Porsche Special Editions
Includes 930 Turbo Flachbau, GT1, RUF, Singer Vehicle Design, IROC RSR, Club and Anniversary Specials, and More
by Matt Stone
This book’s author, seasoned automotive journalist Matt Stone, devotes only a few pages to reciting the litany of the manufacturer’s regular production cars. Instead he concentrates on special commemorative or tribute models or editions produced in limited numbers—production cars outfitted with extra equipment or interiors or special paint jobs—that “sold out quickly becoming nearly instant collectibles among those appreciator-customers.”
Stone broadens his survey of specials to include people ranging from those appreciator-customers to include some of the creators of same; tuners and customizers, independent performance enhancing firms and other specialty firms. Oh, and there’s the cast of celebrity owners of various year/model Porsches. Obviously the McQueens, father and son (see image below) are included but so too is the writer of the book’s Foreword, Magnus Walker. (On the off-chance you’re not familiar with Walker, look him up for he’s an accomplished and interesting character: a fashion designer whose successes in that arena permitted him to become a car collector. Or pick up a copy of his 2017-published autobiography Urban Outlaw: Dirt Don’t Slow You Down.
The above pages are from the book’s first chapter covering “Factory Special and Limited Editions,” mainly 1970s to current. The second chapter covers a similar timeframe of “Anniversary Editions and Porsche Club Specials.” The page pair immediately below is from the third chapter that talks about “Homologation and When Road Cars become Race Cars (and Vice Versa).” The image in lower right is that of the original International Race of Champions contenders with each famous, accomplished driver from USAC, F1, NASCAR, pro level SCCA and Champ (Indy) Car, competing against one another in identically built and prepared RST 3.0 Carreras (shown on facing page). As a series, IROC pleased race-going crowds and its driver-participants from 1974 to 2006 but only in the inaugural running did Porsche provide the ride.
Stone introduces readers to Rod Emory and his Emory Motorsports. Emory has earned himself quite the reputation with his professionalism and attention to detail restoring and customizing customer’s cars as shown on the page pair immediately below. He’s the one who returned the original Gmünd #46 racing coupe to its “as originally factory constructed” form after back-in-the-day road racer John von Neumann had lopped its top off. A fourth book publisher will soon be releasing its celebrating-Porsche’s-75th-title presenting the life saga of just this car.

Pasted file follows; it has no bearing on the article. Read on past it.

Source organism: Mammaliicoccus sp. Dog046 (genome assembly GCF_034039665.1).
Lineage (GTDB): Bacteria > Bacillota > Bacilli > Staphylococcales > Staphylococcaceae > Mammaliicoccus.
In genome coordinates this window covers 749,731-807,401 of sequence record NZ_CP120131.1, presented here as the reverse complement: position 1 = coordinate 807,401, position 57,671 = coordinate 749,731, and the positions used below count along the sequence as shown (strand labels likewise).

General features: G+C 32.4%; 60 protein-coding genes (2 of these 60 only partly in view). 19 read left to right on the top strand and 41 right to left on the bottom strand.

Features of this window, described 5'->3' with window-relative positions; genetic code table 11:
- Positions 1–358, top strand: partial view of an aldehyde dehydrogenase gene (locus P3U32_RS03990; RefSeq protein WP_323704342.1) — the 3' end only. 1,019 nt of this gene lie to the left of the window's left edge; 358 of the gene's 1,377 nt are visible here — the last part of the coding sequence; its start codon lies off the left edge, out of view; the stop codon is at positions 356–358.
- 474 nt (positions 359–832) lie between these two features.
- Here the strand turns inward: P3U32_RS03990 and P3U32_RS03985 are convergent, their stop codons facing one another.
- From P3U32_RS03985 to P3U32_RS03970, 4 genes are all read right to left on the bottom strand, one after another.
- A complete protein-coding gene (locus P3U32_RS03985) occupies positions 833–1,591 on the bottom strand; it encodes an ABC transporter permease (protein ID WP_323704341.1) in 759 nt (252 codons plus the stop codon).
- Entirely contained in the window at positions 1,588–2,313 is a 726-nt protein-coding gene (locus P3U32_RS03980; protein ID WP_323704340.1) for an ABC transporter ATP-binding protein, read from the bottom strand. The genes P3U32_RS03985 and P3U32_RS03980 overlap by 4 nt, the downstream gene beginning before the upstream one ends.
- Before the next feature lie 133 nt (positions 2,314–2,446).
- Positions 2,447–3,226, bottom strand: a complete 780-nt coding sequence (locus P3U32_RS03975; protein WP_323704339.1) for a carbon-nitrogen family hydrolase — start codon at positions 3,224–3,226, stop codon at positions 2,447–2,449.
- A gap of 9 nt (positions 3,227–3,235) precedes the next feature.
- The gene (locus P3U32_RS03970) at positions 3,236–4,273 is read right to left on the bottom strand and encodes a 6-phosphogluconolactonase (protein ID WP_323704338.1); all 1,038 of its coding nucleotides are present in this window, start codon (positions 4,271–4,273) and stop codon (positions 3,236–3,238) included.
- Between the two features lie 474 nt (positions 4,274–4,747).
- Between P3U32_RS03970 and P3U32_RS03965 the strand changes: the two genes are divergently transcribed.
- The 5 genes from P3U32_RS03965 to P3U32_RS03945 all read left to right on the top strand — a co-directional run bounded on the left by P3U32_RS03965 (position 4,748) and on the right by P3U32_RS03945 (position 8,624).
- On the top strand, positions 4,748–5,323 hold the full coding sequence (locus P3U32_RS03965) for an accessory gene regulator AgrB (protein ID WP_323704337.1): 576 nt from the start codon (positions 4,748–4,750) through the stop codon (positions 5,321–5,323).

Another whose independent business builds tuned Porsches is Alois Ruf and his RUF Automobile GmbH. So meticulous are his “highly developed, mega-performance, turbocharged creations” that RUF earned “being designated an OEM status.”
Then there are the cars “restored, reimagined, reborn, and optimized by SVD.” Stone devotes several pages to Singer Vehicle Design including conjecture of the origin of the name of the company established by Rob Dickinson that serve the desires of “a very special, demanding, and financially capable client.”
Stone doesn’t neglect Porsche’s origins as the image below shows featuring some of Porsche’s early workhorse farm tractors. Nor does he overlook how Ferry had kept the company, Gmünd Werk Karnerau located in British-occupied territory, alive and all 200 employees occupied and paid during the years immediately following WWII although, when the time arrived that they were released to build cars he’s to have said, “It’s better than repairing tractors and manufacturing water pumps, or gas-engine winches for ski areas.”
Porsche Special Editions also includes a Porsche station wagon, several sedans, and more. There’s even a full-size 919 hybrid racing car built entirely out of Legos. Needless to say, that last one is non-running thus non-drivable. The book concludes with a peek into the future and a chapter that takes the reader for a quick tour of the nearly 300,000 sq ft Porsche Museum in Stuttgart-Zuffenhausen. As Magnus Walker writes in his Foreword, “Porsche is a bit like Heinz with its 57 varieties.” Although I didn’t actually make a count, this book surely shows and tells of considerably more than 57 varieties of Porsche!
Copyright 2023 Helen V Hutchings, SAH (speedreaders.info)